Relationships Reduce Discipline Problems

A personal connection is the best gift that a teacher can give to students, especially troubled or challenging ones. In fact, strong teacher/student relationships can curb discipline problems.

We know that the brain is a seeker of connections. When new information is given to students, nothing in the brain may take place until a connection or hook is made. For some students, cognitive connections are not made easily. The human connection can serve as the part of what provides a hook for persistence that is so necessary for success with these students.

A teacher is an encourager. In his article “Teaching for Intelligence: In Search of Best Practices,” Jim Bellanca stated it succinctly: “Teaching is a strategic act of encouragement.” Letting students know you care is the most important thing you can communicate.

Dr. Phelps Wilkins, former long-time principal at Eisenhower School in Mesa, Arizona, shared with me some questions he asked the staff to think about in their relationships with students, particularly those that require frequent discipline. As you read them, think about your most challenging youth.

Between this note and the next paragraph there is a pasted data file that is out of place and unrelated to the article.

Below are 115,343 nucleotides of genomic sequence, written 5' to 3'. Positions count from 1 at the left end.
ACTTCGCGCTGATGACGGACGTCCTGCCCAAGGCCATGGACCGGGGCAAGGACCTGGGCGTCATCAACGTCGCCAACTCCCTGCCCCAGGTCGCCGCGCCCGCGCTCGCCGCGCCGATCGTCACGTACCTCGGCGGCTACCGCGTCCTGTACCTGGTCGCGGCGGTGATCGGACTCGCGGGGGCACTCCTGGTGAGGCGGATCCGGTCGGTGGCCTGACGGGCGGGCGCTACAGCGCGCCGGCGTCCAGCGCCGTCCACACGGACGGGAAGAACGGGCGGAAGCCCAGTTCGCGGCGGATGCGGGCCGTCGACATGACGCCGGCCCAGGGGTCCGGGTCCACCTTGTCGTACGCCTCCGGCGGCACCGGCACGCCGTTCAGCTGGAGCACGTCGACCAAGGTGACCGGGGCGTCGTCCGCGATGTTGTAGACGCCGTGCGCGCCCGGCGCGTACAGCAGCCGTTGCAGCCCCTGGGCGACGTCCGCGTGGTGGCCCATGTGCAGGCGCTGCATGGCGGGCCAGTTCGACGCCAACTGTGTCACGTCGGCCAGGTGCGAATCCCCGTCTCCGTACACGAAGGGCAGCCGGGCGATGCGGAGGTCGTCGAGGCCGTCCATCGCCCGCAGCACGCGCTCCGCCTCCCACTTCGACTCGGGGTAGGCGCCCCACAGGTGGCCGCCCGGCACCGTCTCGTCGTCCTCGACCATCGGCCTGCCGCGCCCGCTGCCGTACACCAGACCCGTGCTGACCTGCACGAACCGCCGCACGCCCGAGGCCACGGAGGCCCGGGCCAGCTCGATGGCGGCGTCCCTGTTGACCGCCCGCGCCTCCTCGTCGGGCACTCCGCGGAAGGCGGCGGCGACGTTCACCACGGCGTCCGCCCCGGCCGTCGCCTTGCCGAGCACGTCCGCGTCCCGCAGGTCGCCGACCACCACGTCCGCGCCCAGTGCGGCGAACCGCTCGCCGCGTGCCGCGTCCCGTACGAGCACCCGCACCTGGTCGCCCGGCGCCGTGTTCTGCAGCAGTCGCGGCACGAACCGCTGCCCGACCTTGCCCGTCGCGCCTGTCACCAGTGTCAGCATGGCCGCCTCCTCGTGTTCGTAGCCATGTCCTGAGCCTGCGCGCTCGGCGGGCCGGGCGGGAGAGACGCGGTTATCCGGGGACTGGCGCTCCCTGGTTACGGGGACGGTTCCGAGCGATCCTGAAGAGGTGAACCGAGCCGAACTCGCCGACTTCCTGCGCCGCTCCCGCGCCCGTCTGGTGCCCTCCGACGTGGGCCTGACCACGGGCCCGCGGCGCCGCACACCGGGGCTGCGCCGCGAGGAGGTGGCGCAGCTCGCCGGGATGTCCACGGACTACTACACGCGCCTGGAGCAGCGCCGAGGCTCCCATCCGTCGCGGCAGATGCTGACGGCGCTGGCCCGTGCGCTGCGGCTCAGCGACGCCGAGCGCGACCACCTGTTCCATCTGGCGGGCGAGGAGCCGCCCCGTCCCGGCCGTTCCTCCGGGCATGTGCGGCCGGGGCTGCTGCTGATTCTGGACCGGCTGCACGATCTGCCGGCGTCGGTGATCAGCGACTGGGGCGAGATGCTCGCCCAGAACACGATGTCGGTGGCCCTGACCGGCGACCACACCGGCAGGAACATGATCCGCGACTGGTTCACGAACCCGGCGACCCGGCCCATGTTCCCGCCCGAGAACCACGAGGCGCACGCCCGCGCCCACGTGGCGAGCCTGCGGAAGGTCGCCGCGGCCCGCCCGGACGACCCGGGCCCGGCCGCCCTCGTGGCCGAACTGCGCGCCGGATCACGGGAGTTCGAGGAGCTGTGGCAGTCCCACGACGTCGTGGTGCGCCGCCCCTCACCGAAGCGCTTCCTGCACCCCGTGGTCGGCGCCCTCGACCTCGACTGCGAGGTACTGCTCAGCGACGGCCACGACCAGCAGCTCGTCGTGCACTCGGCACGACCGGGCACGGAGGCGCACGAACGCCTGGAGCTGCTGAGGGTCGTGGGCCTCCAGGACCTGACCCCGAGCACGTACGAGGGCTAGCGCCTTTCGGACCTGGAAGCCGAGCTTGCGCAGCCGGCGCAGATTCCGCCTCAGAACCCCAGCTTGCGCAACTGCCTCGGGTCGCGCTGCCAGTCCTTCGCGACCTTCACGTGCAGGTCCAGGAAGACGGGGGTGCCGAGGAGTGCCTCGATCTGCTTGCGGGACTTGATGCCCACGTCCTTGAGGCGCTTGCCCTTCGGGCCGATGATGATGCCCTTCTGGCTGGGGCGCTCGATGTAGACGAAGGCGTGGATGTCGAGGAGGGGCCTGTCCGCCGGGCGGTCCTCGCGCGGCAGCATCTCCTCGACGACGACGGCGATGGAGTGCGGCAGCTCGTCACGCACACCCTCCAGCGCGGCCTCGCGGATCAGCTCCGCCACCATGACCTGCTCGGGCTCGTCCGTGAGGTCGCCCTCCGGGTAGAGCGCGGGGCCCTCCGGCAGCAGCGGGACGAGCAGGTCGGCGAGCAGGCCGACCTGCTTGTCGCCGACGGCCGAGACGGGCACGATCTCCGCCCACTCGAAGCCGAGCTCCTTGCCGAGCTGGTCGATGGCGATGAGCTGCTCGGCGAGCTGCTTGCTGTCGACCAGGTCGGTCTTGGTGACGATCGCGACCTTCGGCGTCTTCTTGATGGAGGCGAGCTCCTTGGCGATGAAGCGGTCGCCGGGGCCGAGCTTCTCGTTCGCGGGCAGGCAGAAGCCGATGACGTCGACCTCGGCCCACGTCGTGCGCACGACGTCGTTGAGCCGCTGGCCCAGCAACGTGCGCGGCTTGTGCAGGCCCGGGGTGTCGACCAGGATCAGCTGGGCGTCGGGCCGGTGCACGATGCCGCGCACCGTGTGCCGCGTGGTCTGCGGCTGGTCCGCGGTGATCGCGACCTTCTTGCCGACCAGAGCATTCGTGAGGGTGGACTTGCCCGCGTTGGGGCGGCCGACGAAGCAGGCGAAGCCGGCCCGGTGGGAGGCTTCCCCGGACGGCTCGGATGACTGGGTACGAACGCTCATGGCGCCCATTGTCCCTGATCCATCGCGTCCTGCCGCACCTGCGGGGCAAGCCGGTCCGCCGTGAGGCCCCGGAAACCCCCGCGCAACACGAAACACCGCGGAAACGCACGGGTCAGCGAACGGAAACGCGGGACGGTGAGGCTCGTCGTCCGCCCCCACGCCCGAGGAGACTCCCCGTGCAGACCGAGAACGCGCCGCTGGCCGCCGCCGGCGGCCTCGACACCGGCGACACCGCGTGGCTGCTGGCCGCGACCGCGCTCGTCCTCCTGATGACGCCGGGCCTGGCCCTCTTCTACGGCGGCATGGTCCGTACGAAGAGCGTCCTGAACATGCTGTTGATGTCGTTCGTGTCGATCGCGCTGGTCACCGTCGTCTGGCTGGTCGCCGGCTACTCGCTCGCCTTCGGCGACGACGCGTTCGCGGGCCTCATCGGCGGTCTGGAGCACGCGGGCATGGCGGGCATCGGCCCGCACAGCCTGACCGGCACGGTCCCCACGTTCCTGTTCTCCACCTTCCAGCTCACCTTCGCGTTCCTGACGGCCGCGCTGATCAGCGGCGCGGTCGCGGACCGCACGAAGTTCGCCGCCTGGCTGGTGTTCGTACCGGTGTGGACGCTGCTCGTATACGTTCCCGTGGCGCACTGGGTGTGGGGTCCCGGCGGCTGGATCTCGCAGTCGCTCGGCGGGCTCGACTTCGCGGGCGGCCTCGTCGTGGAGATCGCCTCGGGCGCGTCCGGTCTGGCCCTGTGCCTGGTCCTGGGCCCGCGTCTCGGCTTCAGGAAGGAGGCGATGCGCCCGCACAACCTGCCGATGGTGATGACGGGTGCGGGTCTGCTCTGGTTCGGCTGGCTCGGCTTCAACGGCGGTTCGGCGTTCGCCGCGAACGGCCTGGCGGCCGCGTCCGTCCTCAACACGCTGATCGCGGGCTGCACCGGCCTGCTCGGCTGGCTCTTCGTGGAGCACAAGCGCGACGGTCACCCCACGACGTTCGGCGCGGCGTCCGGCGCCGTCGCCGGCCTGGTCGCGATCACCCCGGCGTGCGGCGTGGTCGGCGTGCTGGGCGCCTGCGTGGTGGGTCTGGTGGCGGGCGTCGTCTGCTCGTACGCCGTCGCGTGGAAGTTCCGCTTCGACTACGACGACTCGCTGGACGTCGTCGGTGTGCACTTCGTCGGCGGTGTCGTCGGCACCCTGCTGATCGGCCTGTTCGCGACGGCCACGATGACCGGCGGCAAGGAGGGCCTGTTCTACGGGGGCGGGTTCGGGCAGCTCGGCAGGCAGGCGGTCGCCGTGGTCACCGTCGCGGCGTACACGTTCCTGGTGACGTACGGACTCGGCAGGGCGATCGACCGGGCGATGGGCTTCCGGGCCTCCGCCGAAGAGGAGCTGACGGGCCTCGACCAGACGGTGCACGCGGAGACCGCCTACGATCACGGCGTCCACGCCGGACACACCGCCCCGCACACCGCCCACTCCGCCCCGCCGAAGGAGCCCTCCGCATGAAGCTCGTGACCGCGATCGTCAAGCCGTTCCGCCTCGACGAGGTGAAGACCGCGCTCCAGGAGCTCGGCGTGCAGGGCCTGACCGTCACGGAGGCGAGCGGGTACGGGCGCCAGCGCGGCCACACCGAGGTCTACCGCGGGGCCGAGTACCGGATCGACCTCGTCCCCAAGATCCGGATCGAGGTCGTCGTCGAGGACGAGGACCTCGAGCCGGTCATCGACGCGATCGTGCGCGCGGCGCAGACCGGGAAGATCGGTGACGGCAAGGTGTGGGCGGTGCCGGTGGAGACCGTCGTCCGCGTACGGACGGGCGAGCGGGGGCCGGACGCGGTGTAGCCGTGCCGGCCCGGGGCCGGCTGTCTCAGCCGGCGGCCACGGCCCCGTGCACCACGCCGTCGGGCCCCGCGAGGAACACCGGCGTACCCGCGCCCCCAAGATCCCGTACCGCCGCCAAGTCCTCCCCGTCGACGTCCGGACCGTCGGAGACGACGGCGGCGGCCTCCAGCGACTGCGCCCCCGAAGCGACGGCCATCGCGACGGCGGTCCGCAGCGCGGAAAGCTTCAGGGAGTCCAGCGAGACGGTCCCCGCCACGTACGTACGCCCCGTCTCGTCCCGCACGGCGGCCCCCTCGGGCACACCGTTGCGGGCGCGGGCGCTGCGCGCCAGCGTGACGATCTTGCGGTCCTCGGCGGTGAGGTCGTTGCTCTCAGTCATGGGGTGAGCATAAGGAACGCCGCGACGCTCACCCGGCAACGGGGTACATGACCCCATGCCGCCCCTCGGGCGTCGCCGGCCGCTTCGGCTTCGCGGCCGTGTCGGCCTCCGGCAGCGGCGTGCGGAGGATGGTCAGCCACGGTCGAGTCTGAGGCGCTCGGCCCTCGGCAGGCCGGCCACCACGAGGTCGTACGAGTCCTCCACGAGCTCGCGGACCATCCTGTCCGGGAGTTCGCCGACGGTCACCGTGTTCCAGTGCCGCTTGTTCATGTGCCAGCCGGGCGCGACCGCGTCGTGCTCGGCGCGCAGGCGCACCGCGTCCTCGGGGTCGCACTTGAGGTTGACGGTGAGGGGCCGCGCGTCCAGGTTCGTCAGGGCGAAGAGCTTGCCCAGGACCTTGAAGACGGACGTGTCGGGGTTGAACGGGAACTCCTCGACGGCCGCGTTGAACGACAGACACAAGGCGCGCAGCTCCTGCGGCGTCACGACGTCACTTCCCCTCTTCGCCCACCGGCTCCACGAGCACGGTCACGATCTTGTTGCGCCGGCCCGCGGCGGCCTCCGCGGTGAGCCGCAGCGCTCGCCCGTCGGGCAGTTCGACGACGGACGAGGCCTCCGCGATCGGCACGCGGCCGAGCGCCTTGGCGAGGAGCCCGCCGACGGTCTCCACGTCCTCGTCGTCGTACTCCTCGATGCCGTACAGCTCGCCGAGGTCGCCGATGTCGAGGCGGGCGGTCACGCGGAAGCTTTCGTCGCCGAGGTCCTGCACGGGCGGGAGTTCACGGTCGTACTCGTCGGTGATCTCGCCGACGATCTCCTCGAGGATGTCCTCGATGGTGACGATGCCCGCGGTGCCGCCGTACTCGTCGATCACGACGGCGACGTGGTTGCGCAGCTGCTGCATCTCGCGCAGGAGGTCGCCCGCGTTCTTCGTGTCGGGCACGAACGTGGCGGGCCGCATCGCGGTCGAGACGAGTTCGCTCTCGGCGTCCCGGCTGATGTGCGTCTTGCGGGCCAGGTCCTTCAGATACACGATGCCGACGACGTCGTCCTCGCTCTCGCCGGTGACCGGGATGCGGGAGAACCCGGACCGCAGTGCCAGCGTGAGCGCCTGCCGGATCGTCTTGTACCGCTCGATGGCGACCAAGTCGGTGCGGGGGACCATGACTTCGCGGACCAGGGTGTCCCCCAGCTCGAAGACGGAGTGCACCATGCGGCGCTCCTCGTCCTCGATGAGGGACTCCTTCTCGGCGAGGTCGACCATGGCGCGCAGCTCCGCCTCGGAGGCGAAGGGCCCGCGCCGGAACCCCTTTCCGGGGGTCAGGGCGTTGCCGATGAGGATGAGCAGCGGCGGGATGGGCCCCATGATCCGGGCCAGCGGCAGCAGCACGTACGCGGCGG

Through my behavior:

  • Does this child know he is safe with me no matter what happens—that he will never be ridiculed, put down, or made to feel small?
  • Has this child experienced success in some meaningful manner on a regular basis in my classroom?
  • Is the youngster developing a feeling of confidence?
  • Does the child feel I have a personal interest in him?
  • What have I done to help this child develop a feeling of power in her life?
  • Does he know that he has the ability to effect the direction of his own life?
  • Do I provide an opportunity for the child to have fun in school?
  • Have I used kind words in my relationship with this person?

The more you work on the relationships you have with students, the fewer discipline challenges you’ll experience. Relationships are that important.

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